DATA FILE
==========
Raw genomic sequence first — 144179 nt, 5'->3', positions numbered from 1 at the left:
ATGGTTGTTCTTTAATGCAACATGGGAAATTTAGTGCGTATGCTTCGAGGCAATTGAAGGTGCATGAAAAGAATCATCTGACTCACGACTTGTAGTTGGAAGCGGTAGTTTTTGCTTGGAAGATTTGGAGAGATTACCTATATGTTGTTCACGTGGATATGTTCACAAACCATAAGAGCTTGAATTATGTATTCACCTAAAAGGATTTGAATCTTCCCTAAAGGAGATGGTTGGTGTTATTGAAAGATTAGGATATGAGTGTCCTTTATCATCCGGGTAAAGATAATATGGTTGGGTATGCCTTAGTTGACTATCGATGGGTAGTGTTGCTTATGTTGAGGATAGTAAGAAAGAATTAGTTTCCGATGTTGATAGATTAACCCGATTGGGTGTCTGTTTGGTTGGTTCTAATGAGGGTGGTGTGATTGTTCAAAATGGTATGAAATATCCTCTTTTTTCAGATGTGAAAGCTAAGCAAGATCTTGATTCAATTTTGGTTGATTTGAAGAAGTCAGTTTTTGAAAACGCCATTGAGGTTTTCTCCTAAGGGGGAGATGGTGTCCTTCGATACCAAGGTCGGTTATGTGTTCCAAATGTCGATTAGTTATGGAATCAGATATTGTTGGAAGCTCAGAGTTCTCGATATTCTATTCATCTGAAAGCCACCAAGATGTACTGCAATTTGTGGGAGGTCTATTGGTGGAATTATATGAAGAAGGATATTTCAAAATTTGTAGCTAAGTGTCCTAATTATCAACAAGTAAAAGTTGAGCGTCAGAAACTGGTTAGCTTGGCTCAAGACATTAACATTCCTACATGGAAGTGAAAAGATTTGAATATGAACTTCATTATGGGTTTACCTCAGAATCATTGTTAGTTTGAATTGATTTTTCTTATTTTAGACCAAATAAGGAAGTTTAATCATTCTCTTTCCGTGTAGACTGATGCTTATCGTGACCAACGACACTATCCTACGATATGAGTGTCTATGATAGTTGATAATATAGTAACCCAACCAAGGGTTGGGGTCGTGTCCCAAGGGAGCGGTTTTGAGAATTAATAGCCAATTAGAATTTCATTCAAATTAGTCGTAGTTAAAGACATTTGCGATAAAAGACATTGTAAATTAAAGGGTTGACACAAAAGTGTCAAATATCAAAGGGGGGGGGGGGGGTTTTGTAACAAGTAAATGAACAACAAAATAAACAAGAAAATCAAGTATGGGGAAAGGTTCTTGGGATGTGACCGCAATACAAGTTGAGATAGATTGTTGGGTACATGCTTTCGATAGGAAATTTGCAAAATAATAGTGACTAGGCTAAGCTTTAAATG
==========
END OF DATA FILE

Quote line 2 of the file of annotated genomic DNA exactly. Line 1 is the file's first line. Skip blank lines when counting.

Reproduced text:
ATGGTTGTTCTTTAATGCAACATGGGAAATTTAGTGCGTATGCTTCGAGGCAATTGAAGGTGCATGAAAAGAATCATCTGACTCACGACTTGTAGTTGGAAGCGGTAGTTTTTGCTTGGAAGATTTGGAGAGATTACCTATATGTTGTTCACGTGGATATGTTCACAAACCATAAGAGCTTGAATTATGTATTCACCTAAAAGGATTTGAATCTTCCCTAAAGGAGATGGTTGGTGTTATTGAAAGATTAGGATATGAGTGTCCTTTATCATCCGGGTAAAGATAATATGGTTGGGTATGCCTTAGTTGACTATCGATGGGTAGTGTTGCTTATGTTGAGGATAGTAAGAAAGAATTAGTTTCCGATGTTGATAGATTAACCCGATTGGGTGTCTGTTTGGTTGGTTCTAATGAGGGTGGTGTGATTGTTCAAAATGGTATGAAATATCCTCTTTTTTCAGATGTGAAAGCTAAGCAAGATCTTGATTCAATTTTGGTTGATTTGAAGAAGTCAGTTTTTGAAAACGCCATTGAGGTTTTCTCCTAAGGGGGAGATGGTGTCCTTCGATACCAAGGTCGGTTATGTGTTCCAAATGTCGATTAGTTATGGAATCAGATATTGTTGGAAGCTCAGAGTTCTCGATATTCTATTCATCTGAAAGCCACCAAGATGTACTGCAATTTGTGGGAGGTCTATTGGTGGAATTATATGAAGAAGGATATTTCAAAATTTGTAGCTAAGTGTCCTAATTATCAACAAGTAAAAGTTGAGCGTCAGAAACTGGTTAGCTTGGCTCAAGACATTAACATTCCTACATGGAAGTGAAAAGATTTGAATATGAACTTCATTATGGGTTTACCTCAGAATCATTGTTAGTTTGAATTGATTTTTCTTATTTTAGACCAAATAAGGAAGTTTAATCATTCTCTTTCCGTGTAGACTGATGCTTATCGTGACCAACGACACTATCCTACGATATGAGTGTCTATGATAGTTGATAATATAGTAACCCAACCAAGGGTTGGGGTCGTGTCCCAAGGGAGCGGTTTTGAGAATTAATAGCCAATTAGAATTTCATTCAAATTAGTCGTAGTTAAAGACATTTGCGATAAAAGACATTGTAAATTAAAGGGTTGACACAAAAGTGTCAAATATCAAAGGGGGGGGGGGGGGTTTTGTAACAAGTAAATGAACAACAAAATAAACAAGAAAATCAAGTATGGGGAAAGGTTCTTGGGATGTGACCGCAATACAAGTTGAGATAGATTGTTGGGTACATGCTTTCGATAGGAAATTTGCAAAATAATAGTGACTAGGCTAAGCTTTAAATG